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Providing evidence to improve practice

Individual study: Effectiveness of newly-designed electric fences in reducing crop damage by medium and large mammals

Published source details

Honda T., Miyagawa Y., Ueda H. & Inoue M. (2009) Effectiveness of newly-designed electric fences in reducing crop damage by medium and large mammals. Mammal Study, 34, 13-17


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Install electric fencing to protect crops from mammals to reduce human-wildlife conflict Terrestrial Mammal Conservation

A study in 2007–2008 of three fences in Japan (Honda et al. 2009) found that electric fencing was effective at excluding a range of large and medium-sized wild mammals. No mammals were recorded inside any fences. Outside the lowest fence, there were 157 occurrences of eight species. Outside the intermediate-height fence, there were 96 occurrences of eight species. Outside the highest fence, there were 117 occurrences of three species. Japanese macaques Macaca fuscata, which can climb non-electrified fences, were among animals excluded at the highest fence. Fences enclosed areas of 100–930 m2. They comprised metallic 15 × 29 mm mesh in 0.6-m-high × 1.8-m-wide sections. The lowest fence (0.6 m high) was a single section high. The intermediate fence (1.6 m high) comprised a single wire between two mesh sections. The highest fence (1.8 m high) comprised three wires and nylon netting between two mesh sections, with two ground wires above. A current (2,000–6,500 V) ran through metallic parts. A corrugated polyvinyl chloride sheet insulated the fence bottom from the ground.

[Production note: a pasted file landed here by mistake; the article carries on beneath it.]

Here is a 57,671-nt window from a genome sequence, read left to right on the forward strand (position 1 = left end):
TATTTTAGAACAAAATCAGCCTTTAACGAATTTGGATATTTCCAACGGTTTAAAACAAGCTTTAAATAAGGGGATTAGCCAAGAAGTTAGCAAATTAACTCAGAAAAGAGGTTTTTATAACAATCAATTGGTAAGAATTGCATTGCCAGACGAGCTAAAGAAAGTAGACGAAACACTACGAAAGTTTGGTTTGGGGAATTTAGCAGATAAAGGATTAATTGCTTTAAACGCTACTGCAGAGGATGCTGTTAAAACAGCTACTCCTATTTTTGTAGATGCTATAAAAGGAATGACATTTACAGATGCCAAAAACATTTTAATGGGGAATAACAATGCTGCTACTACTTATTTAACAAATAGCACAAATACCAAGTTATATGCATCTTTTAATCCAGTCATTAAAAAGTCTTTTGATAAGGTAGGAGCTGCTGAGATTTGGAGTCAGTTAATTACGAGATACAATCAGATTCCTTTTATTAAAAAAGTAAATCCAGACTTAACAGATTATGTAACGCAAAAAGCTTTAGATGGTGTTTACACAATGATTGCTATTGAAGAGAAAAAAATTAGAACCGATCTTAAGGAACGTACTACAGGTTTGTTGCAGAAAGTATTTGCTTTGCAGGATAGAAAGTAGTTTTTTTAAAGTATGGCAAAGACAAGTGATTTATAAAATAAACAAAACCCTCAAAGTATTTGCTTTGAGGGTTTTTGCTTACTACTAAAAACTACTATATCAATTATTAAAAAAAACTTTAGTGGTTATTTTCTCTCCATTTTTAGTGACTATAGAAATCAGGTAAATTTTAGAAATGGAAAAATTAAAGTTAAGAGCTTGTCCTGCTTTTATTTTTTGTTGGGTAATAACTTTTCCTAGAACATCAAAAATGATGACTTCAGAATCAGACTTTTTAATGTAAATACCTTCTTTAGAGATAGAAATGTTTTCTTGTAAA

(Summarised by Nick Littlewood)